Monday, 10 December 2018

Schuyler County Mobility Manager Presents on Innovative Program at Nebraska Transportation Conference Featured

Transit and Tea; two things that rarely go together, are making their way to one of the biggest transportation conferences in the United States. The Transit and Tea program, created by Schuyler County Mobility Manager Amber Simmons, will be presented at the Rural Transit Assistance Program (RTAP) conference in Omaha, Nebraska on October 31.
Transit and Tea was created in 2011 as a way to introduce Schuyler County Transit to area riders and help them become comfortable using public transportation through formal transit training with a twist. 
According to Simmons, “Formal training is very valuable for people who have a hard time using busses, but they need more than just a ride.”  The twist to the formal training that Simmons’ program provides is social interaction, or changing the bus ride from a ride, to a social event enjoyed by all.
Simmons knows that driving around on a bus isn’t enough to get people comfortable with this style of transportation. Instead of pointing out stops, Simmons acts as a guide, accompanying each Transit and Tea on the bus to emphasize the opportunities for recreation, shopping, medical office visits and more at each stop. The stop at 9th St. and Decatur St. for instance, is perfect for visiting Watkins Glen State Park, while the 12th St. and Porter St. stop is a short walk from the local library. These details get people excited about getting out to enjoy their community via public transit.
Simmons’ presentation will also focus on how she breaks formal training into three sessions. The first is a Q&A where riders are provided an overview of bus riding. Topics like reading a schedule, flagging a bus, and timing are all covered before the Transit and Tea group gets the bus. Part of Simmons’ plan is to help familiarize people with the organizations, businesses, and opportunities in their community, so the first session is often held at a café or bakery where riders can get a small snack or drink, such as tea, before the bus ride. The second session is a ride between two locations, with a pre-planned start and end bus stop. The third session is a trip determined by the riders.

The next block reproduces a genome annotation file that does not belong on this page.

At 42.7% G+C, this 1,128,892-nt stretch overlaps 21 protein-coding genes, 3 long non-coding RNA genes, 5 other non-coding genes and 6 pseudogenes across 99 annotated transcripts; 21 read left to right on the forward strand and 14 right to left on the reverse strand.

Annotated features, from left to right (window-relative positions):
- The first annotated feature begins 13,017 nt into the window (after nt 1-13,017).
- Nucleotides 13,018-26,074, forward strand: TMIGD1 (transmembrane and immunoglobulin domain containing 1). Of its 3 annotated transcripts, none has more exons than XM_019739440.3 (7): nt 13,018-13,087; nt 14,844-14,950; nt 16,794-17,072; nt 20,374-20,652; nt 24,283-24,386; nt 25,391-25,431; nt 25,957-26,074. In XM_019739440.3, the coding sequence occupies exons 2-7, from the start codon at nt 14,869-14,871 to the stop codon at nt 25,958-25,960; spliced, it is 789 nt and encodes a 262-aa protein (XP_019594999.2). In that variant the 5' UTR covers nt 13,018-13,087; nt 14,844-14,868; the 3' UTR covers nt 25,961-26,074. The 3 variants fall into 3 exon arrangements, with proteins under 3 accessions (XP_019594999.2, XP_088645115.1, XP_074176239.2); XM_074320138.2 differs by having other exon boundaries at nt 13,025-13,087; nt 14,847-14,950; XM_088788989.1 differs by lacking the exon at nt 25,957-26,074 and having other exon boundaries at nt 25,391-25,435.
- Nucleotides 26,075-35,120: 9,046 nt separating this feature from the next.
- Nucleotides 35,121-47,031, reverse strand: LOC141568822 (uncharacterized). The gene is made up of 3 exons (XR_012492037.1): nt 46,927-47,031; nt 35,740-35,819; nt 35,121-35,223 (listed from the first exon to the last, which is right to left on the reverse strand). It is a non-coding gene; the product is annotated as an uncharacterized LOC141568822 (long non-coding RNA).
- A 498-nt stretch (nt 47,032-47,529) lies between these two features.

“People just want to be able to use the bus in their daily lives and have it not be a scary experience,” Simmons said. She hopes attendees at the RTAP conference will walk away from her presentation with an idea they can replicate in their communities.
Amber Simmons is employed by The Arc of Schuyler to provide mobility management services through a partnership with Schuyler County. For more information about mobility management, Schuyler County Transit, or the Transit and Tea program, visit or call 607.535.3555.


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